Advancing the mapping of censuses in Africa

The fact that Mauritius has a socio-economic atlas and provides much tabular data, reflects their sophistication when it comes to censuses. On a continuum of country sophistication when it comes to censuses and the provision of information in Africa. Mauritius is above the norm. Unfortunately, Mauritius is like many other African countries in that the census information is not in an easy to access geospatial format at the most detailed spatial level possible.

There is no doubt that making census information easily available in a geospatial format advances the ability of the government and private sector organizations to use it to make informed decisions. Whether this be about social programmes and the provision of services by government or optimizing the provision of retail facilities, it is critical that this information be available and accessible so that the analysis and mapping can be done. The provision of information of this nature will enable Mauritius to encourage local and Foreign Direct Investment and put it on an economic path to becoming a high income country.

About the Author

Craig Schwabe is a geospatial specialist and focuses on the development of geospatial data for South Africa and Africa. He has assisted in the development of census geospatial datasets for South Africa and the Republic of Tanzania. As part of the AfricaScope team he has sourced census data for countries across Africa. He has been an adviser to multilateral and multinational organizations in the development and use of geospatial data in Africa, including the United Nations Economic Commission for Africa (UNECA) in defining the fundamental geospatial datasets for Africa. Craig has published several reports, books, chapters and scientific papers as well as presented papers at a number of national and international conferences. He assisted Statistics South Africa in publishing Using the 2001 Census: Approaches to analysing data.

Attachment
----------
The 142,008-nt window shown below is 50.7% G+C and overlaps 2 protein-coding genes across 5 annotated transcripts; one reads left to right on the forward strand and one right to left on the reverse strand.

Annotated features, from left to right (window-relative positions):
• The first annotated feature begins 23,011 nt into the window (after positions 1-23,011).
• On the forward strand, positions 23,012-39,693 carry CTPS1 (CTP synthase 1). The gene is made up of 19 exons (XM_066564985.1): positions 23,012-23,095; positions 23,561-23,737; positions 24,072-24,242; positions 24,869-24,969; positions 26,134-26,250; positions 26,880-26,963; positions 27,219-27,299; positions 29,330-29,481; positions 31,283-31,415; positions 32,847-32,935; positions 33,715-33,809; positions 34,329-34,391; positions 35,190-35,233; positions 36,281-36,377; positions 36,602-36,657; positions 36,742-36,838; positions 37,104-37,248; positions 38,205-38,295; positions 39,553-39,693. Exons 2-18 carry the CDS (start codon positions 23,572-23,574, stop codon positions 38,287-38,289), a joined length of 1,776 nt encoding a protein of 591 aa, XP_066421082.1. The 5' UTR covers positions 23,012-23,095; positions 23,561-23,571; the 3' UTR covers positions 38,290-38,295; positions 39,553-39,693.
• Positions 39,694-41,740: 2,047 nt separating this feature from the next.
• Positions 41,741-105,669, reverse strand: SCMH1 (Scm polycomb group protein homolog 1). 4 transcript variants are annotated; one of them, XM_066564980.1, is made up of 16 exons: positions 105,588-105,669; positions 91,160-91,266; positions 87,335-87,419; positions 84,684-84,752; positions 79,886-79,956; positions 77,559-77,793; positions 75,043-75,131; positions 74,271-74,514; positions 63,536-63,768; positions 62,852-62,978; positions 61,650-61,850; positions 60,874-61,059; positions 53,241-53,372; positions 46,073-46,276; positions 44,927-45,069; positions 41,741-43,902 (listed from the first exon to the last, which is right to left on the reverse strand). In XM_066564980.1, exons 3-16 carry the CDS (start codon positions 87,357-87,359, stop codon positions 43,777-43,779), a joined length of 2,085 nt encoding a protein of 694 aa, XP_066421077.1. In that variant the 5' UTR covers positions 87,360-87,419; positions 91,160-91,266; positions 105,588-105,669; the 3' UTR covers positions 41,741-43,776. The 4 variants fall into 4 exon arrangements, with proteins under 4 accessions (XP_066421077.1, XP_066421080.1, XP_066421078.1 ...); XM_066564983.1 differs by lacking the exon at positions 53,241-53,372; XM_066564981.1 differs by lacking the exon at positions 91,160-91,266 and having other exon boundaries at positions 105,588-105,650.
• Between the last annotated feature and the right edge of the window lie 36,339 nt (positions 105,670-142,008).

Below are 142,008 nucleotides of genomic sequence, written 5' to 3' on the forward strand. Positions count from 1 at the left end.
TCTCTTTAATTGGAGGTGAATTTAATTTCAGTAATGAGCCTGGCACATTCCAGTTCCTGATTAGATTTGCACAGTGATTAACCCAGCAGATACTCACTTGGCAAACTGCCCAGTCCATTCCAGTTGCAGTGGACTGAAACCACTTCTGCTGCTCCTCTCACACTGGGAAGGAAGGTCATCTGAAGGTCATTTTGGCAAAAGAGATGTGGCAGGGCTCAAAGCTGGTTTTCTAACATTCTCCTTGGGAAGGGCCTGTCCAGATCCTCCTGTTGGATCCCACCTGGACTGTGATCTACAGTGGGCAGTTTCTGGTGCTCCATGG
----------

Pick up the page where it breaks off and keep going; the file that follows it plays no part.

Statistics Mauritius. 2015. Census 2011 Atlas. Port Louis, Mauritius.

Svirydzenka, K. and Petri, M. 2014. Mauritius: The Drivers of Growth-Can the Past be Extended? IMF Working Paper WP/14/134

Wikipedia. 15 May 2020. Mauritius Available from: [Accessed: 16 Mat 2020]